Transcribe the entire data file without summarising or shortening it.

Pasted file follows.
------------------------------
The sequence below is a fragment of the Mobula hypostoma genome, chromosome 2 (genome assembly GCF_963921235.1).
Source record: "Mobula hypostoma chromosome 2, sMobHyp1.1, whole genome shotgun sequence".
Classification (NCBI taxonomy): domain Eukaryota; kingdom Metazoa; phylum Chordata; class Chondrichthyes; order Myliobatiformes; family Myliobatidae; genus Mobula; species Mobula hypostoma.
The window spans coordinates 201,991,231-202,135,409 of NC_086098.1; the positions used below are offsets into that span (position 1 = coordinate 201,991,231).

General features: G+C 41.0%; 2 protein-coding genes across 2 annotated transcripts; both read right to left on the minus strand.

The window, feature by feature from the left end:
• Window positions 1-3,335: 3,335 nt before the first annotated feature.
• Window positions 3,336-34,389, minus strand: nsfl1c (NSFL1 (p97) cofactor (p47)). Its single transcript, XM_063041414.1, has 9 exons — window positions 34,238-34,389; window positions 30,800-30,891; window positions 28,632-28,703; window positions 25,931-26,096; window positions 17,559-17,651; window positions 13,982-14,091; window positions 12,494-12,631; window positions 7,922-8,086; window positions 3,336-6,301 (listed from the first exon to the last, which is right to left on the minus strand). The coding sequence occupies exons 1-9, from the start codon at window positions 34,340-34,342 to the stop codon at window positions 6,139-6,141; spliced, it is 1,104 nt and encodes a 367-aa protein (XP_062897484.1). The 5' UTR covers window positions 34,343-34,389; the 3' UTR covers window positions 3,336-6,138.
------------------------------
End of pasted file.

The sequence below is a fragment of the Mobula hypostoma genome, chromosome 2 (genome assembly GCF_963921235.1).
Source record: "Mobula hypostoma chromosome 2, sMobHyp1.1, whole genome shotgun sequence".
Classification (NCBI taxonomy): domain Eukaryota; kingdom Metazoa; phylum Chordata; class Chondrichthyes; order Myliobatiformes; family Myliobatidae; genus Mobula; species Mobula hypostoma.
The window spans coordinates 201,991,231-202,135,409 of NC_086098.1; the positions used below are offsets into that span (position 1 = coordinate 201,991,231).

General features: G+C 41.0%; 2 protein-coding genes across 2 annotated transcripts; both read right to left on the minus strand.

The window, feature by feature from the left end:
• Window positions 1-3,335: 3,335 nt before the first annotated feature.
• Window positions 3,336-34,389, minus strand: nsfl1c (NSFL1 (p97) cofactor (p47)). Its single transcript, XM_063041414.1, has 9 exons — window positions 34,238-34,389; window positions 30,800-30,891; window positions 28,632-28,703; window positions 25,931-26,096; window positions 17,559-17,651; window positions 13,982-14,091; window positions 12,494-12,631; window positions 7,922-8,086; window positions 3,336-6,301 (listed from the first exon to the last, which is right to left on the minus strand). The coding sequence occupies exons 1-9, from the start codon at window positions 34,340-34,342 to the stop codon at window positions 6,139-6,141; spliced, it is 1,104 nt and encodes a 367-aa protein (XP_062897484.1). The 5' UTR covers window positions 34,343-34,389; the 3' UTR covers window positions 3,336-6,138.